New programming language automatically coordinates interactions between Web page components

December 23, 2014 by Larry Hardesty, Massachusetts Institute of Technology
Credit: iStock/MIT

A Web page today is the result of a number of interacting components—like cascading style sheets, XML code, ad hoc database queries, and JavaScript functions. For all but the most rudimentary sites, keeping track of how these different elements interact, refer to each other, and pass data back and forth can be a time-consuming chore.

In a paper being presented at the Association for Computing Machinery's Symposium on Principles of Programming Languages, Adam Chlipala, the Douglas Ross Career Development Professor of Software Technology, describes a new programming language, called Ur/Web, that lets developers write Web applications as self-contained programs. The language's compiler—the program that turns high-level instructions into machine-executable —then automatically generates the corresponding XML code and style-sheet specifications and embeds the JavaScript and code in the right places.

In addition to making Web applications easier to write, Ur/Web also makes them more secure. "Let's say you want to have a calendar widget on your Web page, and you're going to use a library that provides the calendar widget, and on the same page there's also an advertisement box that's based on code that's provided by the ad network," Chlipala says. "What you don't want is for the ad network to be able to change how the calendar works or the author of the calendar code to be able to interfere with delivering the ads." Ur/Web automatically prohibits that kind of unauthorized access between page elements.

Typing, scoping

Ur/Web's ability to both provide security protection and coordinate disparate Web technologies stems from two properties it shares with most full-blown , like C++ or Java. One is that it is "strongly typed." That means that any new variable that a programmer defines in Ur/Web is constrained to a particular data type. Similarly, any specification of a new function has to include the type of data the function acts on and the type of data it returns.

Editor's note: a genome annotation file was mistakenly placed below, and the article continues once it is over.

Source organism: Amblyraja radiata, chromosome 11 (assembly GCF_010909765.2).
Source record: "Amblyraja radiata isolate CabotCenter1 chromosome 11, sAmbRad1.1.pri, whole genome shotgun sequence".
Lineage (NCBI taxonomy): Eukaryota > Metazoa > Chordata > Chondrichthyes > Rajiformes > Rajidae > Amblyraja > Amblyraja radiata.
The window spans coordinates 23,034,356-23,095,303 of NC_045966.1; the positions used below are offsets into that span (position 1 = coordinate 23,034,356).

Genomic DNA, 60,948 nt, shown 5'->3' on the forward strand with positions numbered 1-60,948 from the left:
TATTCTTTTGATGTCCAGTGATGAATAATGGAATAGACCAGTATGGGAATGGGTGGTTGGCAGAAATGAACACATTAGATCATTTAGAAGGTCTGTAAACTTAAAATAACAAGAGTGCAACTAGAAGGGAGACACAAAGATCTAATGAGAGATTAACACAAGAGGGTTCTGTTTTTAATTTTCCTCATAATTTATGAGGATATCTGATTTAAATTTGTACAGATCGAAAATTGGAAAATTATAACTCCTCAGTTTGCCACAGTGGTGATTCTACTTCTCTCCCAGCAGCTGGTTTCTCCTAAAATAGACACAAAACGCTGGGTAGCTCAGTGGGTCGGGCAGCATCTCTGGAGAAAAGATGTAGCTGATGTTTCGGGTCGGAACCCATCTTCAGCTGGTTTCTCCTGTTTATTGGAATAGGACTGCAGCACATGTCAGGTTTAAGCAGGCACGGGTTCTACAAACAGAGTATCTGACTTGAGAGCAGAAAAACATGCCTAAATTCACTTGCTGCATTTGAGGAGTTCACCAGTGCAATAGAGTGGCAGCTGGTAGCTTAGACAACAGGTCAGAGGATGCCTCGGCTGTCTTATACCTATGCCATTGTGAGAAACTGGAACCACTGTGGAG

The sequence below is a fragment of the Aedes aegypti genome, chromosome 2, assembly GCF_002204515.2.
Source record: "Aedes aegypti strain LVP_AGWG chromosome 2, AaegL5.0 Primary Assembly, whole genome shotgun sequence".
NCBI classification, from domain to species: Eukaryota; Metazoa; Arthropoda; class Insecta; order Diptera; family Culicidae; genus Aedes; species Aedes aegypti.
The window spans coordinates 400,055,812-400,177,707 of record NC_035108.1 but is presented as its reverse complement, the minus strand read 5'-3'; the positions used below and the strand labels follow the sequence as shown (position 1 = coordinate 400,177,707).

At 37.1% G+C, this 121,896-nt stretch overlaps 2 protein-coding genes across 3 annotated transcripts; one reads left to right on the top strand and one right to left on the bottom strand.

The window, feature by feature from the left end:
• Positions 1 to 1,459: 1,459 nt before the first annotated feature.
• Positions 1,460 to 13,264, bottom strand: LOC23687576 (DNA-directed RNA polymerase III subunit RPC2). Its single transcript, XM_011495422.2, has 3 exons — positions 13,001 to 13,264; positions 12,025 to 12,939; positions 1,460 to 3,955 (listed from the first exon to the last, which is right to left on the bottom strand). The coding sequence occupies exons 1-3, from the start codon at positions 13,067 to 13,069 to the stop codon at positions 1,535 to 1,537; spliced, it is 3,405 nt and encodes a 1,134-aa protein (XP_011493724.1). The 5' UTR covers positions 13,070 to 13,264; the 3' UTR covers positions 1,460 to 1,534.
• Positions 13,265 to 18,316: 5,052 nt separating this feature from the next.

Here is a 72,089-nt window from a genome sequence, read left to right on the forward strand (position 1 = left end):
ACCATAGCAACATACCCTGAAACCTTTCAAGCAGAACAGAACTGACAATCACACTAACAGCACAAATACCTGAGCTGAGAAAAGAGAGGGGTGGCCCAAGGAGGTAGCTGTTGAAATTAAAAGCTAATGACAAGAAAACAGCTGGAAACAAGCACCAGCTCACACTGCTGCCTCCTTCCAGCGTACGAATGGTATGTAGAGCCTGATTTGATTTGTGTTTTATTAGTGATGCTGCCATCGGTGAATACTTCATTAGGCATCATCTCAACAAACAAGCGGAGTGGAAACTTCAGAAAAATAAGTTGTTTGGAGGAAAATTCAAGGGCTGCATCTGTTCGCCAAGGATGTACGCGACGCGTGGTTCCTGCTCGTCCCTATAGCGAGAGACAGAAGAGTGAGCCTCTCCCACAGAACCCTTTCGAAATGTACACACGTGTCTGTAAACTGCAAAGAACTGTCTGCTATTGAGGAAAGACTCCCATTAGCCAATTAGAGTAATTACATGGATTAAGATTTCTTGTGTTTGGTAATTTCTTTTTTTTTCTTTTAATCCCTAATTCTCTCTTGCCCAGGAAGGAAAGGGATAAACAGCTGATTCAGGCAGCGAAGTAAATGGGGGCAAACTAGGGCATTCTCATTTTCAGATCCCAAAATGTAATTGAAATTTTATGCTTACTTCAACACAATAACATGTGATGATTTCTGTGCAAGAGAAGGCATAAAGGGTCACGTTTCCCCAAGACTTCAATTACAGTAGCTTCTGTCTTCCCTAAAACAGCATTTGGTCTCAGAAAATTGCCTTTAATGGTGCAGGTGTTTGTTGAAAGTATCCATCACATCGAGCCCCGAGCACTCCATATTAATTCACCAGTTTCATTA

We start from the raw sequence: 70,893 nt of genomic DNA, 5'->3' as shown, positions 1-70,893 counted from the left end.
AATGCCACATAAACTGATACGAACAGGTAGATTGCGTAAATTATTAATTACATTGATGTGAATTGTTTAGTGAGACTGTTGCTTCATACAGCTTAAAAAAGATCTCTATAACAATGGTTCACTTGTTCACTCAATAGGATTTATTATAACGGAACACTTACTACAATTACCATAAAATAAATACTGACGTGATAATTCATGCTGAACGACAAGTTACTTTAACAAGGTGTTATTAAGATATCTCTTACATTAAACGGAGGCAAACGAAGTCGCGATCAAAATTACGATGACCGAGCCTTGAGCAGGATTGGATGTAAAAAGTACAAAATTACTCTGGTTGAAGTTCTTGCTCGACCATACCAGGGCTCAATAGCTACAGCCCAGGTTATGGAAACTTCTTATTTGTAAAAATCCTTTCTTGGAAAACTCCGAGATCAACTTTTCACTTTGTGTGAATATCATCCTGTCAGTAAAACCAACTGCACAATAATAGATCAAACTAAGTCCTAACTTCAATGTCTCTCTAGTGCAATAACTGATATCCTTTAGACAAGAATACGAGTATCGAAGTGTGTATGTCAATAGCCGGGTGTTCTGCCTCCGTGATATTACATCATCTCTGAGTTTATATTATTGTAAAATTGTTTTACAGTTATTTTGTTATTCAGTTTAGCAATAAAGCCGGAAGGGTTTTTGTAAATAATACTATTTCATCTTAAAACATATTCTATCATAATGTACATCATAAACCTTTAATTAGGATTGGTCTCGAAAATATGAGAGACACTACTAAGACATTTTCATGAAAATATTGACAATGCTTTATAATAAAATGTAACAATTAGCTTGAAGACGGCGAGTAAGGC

In computing the value to return, the function may need to create new variables. (A function that returned an average of values in a database, for instance, would first need to calculate their sum.) But those variables are inaccessible to the rest of the program. This is the second property, known as "variable scoping," because it limits the scope—the breadth of accessibility—of variables defined within functions.

"You might want to write a library that has inside of it as private state the database table that records usernames and passwords," Chlipala says. "You don't want any other part of your application to be able to just read and overwrite passwords. Most Web frameworks don't support that style. They assume that every part of your program has complete access to the database."

Typing helps with security, too. Many Web development frameworks generate database queries in such a way that someone ostensibly logging into a website can type code into the username field that in fact overwrites data in the database. With Ur/Web, usernames would constitute their own data type, which would be handled much differently than database queries.

Meeting expectations

Typing is also what enables coordination across Web technologies. Suppose that a bit of JavaScript code is supposed to act on data fetched from a database and that the result is supposed to be displayed on a Web page at a location determined by some XML code. If an Ur/Web programmer wrote a database query that extracted data of a type the JavaScript wasn't expecting, or if the JavaScript generated an output of a type that the XML page wasn't expecting, the compiler would register the discrepancy and flag the code as containing an error.